AI Safety Newsletter #11
An Overview of Catastrophic AI Risks
Welcome to the AI Safety Newsletter by the Center for AI Safety. We discuss developments in AI and AI safety. No technical background required.
An Overview of Catastrophic AI Risks
Global leaders are concerned that artificial intelligence could pose catastrophic risks. 42% of CEOs polled at the Yale CEO Summit agree that AI could destroy humanity in five to ten years. The Secretary General of the United Nations said we “must take these warnings seriously.” Amid all these frightening polls and public statements, there’s a simple question that’s worth asking: why exactly is AI such a risk?
The Center for AI Safety has released a new paper to provide a clear and comprehensive answer to this question. We detail the precise risks posed by AI, the structural dynamics making these problems so difficult to solve, and the technical, social, and political responses required to overcome this monumental challenge.
Malicious actors can use AIs to cause harm.
Even if we knew how to control the behavior of AIs, some people would still want to use it to cause harm. Because it’s such a powerful technology, our whole world could be put at risk by a malicious actor with access to advanced AIs.
ChatGPT can already provide detailed instructions on how to create a pathogen that could lead to a pandemic, as we wrote last week. And a few months ago, we discussed ChaosGPT, an AI agent that somebody created with the express goal of “destroying humanity.” These threats have not caused any harm so far, but they demonstrate that people can and will try to use AIs to cause widespread harm.
Because AIs so effectively mimic human text and speech, another potent risk comes from AIs that impersonate humans to spread ideologies and propaganda. Individuals could use AIs to generate deepfake videos or run scams, eroding public trust in sources of information. In response, centralized actors could use AI to silence misinformation and promote their version of the truth, but this cure could be worse than the disease. Upholding truth in the age of AI will require walking the fine line between cacophony and censorship.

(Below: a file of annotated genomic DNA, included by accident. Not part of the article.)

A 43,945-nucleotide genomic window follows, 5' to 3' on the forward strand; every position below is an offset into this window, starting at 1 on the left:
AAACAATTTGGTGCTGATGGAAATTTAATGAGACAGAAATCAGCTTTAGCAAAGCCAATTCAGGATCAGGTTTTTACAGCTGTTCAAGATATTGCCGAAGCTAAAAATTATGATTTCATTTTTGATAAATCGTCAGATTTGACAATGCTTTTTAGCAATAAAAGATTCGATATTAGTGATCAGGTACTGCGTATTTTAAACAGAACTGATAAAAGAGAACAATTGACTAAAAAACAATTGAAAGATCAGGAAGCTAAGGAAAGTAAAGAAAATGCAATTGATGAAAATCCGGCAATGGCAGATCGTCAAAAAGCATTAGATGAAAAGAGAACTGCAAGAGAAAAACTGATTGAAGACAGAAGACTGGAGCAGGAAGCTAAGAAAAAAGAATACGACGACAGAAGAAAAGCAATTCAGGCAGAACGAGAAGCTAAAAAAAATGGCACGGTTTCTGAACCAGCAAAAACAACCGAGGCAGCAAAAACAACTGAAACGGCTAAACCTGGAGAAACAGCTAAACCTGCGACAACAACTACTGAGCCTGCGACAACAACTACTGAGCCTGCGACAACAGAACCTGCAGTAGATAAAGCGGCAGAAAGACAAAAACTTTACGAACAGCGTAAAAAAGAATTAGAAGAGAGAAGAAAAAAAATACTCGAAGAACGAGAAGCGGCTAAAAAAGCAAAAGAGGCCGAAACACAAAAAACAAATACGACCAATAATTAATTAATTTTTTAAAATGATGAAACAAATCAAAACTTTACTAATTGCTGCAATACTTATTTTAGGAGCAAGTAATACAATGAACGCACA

Racing towards an AI disaster.
It’s no secret that AI developers are skimping on safety to race towards AI’s promise of profits and power. Only weeks after Microsoft CEO Satya Nadella proudly announced that “the race starts today” on AI, his company’s AI chatbot was shown to have threatened users, saying “I can blackmail you, I can threaten you, I can hack you, I can expose you, I can ruin you.” These failures proved no deterrent to Microsoft executive Sam Schillace, who wrote that it would be an “absolutely fatal error in this moment to worry about things that can be fixed later.
Corporations are not the only ones racing towards AI supremacy. Militaries are also eager to join this AI arms race. The United States currently supports the development of autonomous weapons that identify, target, and kill without direct human approval. One such weapon is an AI fighter pilot which, in a virtual competition hosted by DARPA, defeated an Air Force pilot in five out of five aerial dogfights. While the use of autonomous weapons is not always catastrophic, they are likely to be faster and more deadly than human soldiers, raising the chances of lethal accidents that spiral out of control.
Both militaries and corporations are sacrificing safety in their race to build powerful AI. Even in the face of risks to all of humanity, it’s difficult for any one actor to stop the race. A common refrain claims that “if I don’t build it, someone else will.” Democratic governance of AI is therefore necessary to prioritize the public benefit ahead of the self-serving interests currently driving this dangerous race.
Safety should be a goal, not a constraint.
“Move fast and break things” was Facebook’s internal motto for years, and break things they did. Facebook has caused mental health problems for countless young people, and they’ve been fined billions of dollars by the FTC for illegally collecting personal data which they’ve separately sold to political advertisers. This risk-seeking attitude is not a prudent approach to developing a technology as powerful as AI.
Our paper recommends AI developers learn some lessons from high reliability organizations (HROs) such as airports, space agencies, and nuclear power plants. Small problems today should be treated as symptoms of deeper problems that could be catastrophic tomorrow. For example, if we don’t understand why AI models make certain decisions, we shouldn’t use them to recommend criminal penalties, make hiring decisions, or approve mortgage applications. Instead, we should invest in research on AI honesty and transparency. Other best practices for AI developers include designating internal auditors that report directly to the board, using military-grade information security, and adopting the “Swiss cheese model” of using multiple layers of defense that can help cover each other’s holes.